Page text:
Combining Philosophers

All the ideas for Roger Fry, Dale Jacquette and Pierre Gassendi

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48 ideas

4. Formal Logic / D. Modal Logic ML / 3. Modal Logic Systems / a. Systems of modal logic
Modal logic is multiple systems, shown in the variety of accessibility relations between worlds [Jacquette]
4. Formal Logic / D. Modal Logic ML / 4. Alethic Modal Logic
The modal logic of C.I.Lewis was only interpreted by Kripke and Hintikka in the 1960s [Jacquette]
5. Theory of Logic / A. Overview of Logic / 1. Overview of Logic
The two main views in philosophy of logic are extensionalism and intensionalism [Jacquette]
Logic describes inferences between sentences expressing possible properties of objects [Jacquette]
5. Theory of Logic / A. Overview of Logic / 6. Classical Logic
Classical logic is bivalent, has excluded middle, and only quantifies over existent objects [Jacquette]
5. Theory of Logic / C. Ontology of Logic / 2. Platonism in Logic
Logic is not just about signs, because it relates to states of affairs, objects, properties and truth-values [Jacquette]
5. Theory of Logic / F. Referring in Logic / 2. Descriptions / c. Theory of definite descriptions
On Russell's analysis, the sentence "The winged horse has wings" comes out as false [Jacquette]
5. Theory of Logic / G. Quantification / 4. Substitutional Quantification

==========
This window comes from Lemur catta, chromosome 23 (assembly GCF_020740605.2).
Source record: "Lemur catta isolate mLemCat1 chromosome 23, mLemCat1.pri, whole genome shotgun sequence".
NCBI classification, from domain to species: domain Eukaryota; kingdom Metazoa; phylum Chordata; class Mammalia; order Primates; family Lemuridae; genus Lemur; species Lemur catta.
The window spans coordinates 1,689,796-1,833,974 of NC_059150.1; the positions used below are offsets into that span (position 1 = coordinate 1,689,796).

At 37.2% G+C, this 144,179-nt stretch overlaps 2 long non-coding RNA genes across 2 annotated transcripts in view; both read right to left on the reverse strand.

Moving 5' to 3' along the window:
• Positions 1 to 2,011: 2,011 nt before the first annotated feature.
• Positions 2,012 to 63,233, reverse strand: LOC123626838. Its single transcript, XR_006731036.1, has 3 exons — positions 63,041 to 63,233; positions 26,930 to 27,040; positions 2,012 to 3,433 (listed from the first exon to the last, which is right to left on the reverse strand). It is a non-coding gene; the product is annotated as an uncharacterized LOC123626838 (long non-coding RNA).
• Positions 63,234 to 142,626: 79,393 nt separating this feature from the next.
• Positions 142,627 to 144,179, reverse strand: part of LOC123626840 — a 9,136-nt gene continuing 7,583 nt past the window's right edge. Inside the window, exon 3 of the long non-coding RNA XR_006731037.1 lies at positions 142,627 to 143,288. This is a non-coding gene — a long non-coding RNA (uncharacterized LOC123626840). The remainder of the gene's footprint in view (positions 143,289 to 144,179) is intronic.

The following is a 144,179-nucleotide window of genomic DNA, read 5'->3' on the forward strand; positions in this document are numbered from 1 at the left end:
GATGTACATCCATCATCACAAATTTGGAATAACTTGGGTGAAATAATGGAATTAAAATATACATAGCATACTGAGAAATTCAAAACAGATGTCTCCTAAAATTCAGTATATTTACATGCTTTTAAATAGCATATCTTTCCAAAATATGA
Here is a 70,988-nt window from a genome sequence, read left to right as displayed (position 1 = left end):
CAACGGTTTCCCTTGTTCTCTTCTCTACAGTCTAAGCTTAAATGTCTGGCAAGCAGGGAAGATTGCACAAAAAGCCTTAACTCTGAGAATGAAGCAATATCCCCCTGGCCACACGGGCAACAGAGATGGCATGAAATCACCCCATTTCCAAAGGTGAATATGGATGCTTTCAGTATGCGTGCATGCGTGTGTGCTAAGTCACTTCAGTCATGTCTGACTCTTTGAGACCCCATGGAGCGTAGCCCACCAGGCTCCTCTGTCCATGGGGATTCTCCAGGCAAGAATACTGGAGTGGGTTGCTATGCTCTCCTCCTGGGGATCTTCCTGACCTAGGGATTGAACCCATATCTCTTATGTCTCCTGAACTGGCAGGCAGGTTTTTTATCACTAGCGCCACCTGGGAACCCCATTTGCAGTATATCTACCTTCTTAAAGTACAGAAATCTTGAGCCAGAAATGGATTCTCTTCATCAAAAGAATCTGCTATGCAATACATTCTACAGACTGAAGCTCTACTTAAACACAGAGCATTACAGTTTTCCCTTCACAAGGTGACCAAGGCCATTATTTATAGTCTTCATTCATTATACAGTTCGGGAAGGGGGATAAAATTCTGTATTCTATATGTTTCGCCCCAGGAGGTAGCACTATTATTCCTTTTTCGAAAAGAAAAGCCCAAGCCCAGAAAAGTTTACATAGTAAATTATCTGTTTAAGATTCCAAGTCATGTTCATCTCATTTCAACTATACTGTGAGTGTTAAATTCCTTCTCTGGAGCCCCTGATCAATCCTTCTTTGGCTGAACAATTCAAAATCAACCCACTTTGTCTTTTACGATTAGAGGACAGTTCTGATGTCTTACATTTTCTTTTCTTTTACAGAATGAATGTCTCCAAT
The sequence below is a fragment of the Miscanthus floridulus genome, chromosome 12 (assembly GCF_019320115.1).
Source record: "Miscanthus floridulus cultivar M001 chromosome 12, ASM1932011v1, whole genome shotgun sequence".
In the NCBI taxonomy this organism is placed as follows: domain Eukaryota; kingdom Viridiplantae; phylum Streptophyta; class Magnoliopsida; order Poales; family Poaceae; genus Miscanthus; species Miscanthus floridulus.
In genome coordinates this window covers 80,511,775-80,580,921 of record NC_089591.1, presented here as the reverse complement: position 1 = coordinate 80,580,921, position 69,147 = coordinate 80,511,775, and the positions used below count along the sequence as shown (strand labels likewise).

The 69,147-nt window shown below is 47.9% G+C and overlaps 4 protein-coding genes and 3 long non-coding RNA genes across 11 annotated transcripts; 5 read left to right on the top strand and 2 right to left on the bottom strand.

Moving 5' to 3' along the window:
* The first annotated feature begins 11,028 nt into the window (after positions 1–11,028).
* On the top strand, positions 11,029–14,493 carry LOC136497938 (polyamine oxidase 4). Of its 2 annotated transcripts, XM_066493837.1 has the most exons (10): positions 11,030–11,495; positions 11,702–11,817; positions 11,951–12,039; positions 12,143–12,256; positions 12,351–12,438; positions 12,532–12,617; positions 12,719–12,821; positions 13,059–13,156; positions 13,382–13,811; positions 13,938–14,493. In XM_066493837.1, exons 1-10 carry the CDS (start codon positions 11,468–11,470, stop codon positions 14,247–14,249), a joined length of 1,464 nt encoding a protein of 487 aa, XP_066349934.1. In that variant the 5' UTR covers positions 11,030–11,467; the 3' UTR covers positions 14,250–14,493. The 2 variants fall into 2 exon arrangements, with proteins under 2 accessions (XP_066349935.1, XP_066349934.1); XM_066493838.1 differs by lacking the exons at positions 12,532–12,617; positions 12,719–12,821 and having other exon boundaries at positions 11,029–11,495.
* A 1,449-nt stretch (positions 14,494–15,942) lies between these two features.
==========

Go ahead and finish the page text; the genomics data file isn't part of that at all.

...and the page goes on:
Substitutional universal quantification retains truth for substitution of terms of the same type [Jacquette]
Nominalists like substitutional quantification to avoid the metaphysics of objects [Jacquette]
5. Theory of Logic / I. Semantics of Logic / 5. Extensionalism
Extensionalists say that quantifiers presuppose the existence of their objects [Jacquette]
5. Theory of Logic / I. Semantics of Logic / 6. Intensionalism
Intensionalists say meaning is determined by the possession of properties [Jacquette]
5. Theory of Logic / L. Paradox / 5. Paradoxes in Set Theory / d. Russell's paradox
Can a Barber shave all and only those persons who do not shave themselves? [Jacquette]
7. Existence / A. Nature of Existence / 1. Nature of Existence
Ontology is the same as the conceptual foundations of logic [Jacquette]
7. Existence / A. Nature of Existence / 3. Being / a. Nature of Being
To grasp being, we must say why something exists, and why there is one world [Jacquette]
7. Existence / A. Nature of Existence / 5. Reason for Existence